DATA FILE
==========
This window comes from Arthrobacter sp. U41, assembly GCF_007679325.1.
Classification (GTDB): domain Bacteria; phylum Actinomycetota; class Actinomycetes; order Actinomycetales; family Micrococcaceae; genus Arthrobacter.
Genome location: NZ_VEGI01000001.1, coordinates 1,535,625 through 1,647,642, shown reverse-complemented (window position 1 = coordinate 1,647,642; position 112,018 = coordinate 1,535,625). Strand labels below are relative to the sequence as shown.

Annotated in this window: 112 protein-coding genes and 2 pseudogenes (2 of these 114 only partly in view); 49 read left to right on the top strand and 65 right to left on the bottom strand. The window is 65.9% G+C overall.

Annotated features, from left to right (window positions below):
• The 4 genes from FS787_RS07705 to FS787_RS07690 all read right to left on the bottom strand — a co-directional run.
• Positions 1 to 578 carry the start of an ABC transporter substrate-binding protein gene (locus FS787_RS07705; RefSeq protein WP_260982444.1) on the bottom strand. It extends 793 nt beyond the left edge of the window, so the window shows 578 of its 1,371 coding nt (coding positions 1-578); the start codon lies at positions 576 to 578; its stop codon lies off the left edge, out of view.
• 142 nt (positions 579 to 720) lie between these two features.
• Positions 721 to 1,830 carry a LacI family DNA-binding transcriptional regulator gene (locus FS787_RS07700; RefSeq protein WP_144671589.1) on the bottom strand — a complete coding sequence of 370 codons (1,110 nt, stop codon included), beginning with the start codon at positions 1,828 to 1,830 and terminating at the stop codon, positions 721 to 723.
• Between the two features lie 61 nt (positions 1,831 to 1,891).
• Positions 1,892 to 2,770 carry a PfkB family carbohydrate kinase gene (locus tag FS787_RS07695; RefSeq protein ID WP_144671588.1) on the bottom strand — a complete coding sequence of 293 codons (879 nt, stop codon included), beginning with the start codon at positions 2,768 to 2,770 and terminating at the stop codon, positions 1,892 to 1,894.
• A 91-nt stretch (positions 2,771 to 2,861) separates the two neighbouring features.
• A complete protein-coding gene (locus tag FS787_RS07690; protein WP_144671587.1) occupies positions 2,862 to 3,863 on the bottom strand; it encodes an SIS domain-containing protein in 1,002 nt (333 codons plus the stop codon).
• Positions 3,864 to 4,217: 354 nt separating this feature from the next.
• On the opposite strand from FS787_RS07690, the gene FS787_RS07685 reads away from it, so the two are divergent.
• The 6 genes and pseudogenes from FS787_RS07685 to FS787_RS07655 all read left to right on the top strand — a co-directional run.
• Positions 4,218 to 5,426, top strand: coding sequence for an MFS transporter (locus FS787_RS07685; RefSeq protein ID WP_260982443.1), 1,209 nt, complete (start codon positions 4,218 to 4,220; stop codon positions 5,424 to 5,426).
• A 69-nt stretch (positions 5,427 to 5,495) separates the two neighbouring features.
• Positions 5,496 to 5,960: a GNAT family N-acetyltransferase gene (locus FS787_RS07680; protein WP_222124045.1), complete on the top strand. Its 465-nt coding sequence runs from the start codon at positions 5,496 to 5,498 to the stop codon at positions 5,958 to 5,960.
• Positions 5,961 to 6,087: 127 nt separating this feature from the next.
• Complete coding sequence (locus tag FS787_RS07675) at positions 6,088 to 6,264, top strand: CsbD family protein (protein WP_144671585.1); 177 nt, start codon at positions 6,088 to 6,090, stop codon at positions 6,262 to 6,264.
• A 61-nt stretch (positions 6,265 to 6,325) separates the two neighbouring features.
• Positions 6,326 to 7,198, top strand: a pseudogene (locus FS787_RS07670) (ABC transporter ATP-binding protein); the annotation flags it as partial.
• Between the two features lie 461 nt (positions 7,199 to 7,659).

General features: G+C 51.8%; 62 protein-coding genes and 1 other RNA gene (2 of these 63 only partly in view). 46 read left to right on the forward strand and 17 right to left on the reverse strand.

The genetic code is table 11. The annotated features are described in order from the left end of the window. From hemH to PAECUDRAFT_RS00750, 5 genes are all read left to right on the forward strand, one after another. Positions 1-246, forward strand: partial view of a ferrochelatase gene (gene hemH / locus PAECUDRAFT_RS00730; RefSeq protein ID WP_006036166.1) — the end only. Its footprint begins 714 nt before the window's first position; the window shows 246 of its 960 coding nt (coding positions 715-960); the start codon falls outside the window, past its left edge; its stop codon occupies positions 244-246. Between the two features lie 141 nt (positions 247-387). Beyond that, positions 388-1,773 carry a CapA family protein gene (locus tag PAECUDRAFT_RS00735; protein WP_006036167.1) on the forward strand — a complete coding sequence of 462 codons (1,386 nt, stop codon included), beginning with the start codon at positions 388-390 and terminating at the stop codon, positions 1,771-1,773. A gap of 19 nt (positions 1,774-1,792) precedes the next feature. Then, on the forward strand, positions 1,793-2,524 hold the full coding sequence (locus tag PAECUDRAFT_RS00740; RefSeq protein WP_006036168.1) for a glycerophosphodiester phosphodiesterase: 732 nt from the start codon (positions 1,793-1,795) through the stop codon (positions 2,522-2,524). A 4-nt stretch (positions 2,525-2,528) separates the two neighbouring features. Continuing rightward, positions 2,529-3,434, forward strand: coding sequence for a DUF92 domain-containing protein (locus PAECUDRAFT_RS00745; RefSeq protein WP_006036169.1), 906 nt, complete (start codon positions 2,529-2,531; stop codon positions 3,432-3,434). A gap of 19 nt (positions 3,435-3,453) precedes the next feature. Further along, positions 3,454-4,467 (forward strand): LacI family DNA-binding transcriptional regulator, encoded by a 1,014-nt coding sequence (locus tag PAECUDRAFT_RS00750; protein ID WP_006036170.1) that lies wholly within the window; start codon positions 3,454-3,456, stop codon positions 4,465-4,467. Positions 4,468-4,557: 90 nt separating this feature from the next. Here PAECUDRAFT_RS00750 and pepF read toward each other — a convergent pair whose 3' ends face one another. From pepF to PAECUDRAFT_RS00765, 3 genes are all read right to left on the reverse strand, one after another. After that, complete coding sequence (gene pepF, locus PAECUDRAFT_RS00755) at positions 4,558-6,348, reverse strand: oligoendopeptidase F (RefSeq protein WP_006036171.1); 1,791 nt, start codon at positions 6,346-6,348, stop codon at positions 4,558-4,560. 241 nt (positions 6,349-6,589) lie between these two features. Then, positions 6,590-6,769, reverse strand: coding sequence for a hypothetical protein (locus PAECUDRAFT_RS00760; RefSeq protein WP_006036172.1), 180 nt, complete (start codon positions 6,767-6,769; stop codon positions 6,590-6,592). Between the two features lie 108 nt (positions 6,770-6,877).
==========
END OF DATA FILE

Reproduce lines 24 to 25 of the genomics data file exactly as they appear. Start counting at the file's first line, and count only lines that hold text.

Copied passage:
• Between the two features lie 461 nt (positions 7,199 to 7,659).

General features: G+C 51.8%; 62 protein-coding genes and 1 other RNA gene (2 of these 63 only partly in view). 46 read left to right on the forward strand and 17 right to left on the reverse strand.